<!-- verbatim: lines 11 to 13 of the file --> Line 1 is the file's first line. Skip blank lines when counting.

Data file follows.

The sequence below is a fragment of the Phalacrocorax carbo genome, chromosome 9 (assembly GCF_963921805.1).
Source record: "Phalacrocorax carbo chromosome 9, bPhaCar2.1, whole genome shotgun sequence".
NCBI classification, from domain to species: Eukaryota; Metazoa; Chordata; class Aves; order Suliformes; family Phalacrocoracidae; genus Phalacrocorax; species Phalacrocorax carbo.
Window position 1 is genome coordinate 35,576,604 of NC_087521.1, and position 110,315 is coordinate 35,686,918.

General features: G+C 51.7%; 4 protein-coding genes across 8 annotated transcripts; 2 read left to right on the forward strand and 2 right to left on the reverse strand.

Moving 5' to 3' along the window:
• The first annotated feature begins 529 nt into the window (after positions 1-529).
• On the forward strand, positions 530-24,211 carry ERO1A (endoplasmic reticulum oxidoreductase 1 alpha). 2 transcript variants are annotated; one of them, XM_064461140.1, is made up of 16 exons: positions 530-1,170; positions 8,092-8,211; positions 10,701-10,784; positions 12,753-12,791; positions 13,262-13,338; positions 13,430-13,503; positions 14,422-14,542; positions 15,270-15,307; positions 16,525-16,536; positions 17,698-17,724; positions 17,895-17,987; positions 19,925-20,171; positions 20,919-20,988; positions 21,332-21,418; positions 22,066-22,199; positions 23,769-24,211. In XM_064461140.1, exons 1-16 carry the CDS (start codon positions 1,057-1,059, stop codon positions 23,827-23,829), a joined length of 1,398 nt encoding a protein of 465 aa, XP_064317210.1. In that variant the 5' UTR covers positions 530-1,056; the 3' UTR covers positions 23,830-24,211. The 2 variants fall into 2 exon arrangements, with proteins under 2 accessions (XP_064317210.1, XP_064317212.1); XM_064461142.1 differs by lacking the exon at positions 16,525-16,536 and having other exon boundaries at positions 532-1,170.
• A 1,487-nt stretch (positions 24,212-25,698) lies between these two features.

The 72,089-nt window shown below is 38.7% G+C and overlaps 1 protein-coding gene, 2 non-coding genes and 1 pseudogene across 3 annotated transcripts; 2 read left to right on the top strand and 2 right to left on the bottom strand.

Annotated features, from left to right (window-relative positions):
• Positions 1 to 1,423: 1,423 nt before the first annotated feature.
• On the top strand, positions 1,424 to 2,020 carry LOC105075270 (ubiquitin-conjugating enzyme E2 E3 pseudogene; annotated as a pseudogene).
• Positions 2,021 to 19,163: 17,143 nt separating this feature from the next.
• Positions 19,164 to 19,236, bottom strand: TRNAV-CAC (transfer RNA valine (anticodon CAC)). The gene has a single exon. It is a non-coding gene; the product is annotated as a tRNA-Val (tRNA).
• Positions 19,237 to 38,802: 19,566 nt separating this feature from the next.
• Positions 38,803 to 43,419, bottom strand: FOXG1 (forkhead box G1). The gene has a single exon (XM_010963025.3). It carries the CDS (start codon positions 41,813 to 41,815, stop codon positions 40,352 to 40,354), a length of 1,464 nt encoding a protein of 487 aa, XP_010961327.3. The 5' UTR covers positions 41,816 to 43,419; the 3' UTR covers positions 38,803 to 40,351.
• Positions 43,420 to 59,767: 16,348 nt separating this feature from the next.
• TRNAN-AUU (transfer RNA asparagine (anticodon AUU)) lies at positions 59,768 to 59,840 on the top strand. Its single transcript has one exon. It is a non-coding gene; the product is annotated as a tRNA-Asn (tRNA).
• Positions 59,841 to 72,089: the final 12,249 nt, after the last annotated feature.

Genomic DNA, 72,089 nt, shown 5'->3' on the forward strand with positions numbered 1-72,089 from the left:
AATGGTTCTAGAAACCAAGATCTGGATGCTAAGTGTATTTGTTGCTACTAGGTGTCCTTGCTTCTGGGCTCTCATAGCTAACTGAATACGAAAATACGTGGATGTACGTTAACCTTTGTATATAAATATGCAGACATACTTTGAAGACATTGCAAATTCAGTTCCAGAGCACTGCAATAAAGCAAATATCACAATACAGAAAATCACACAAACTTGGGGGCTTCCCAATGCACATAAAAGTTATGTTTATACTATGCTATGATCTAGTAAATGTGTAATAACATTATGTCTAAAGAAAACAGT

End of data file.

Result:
Annotated features, from left to right (window-relative positions):
• Positions 1 to 1,423: 1,423 nt before the first annotated feature.
• On the top strand, positions 1,424 to 2,020 carry LOC105075270 (ubiquitin-conjugating enzyme E2 E3 pseudogene; annotated as a pseudogene).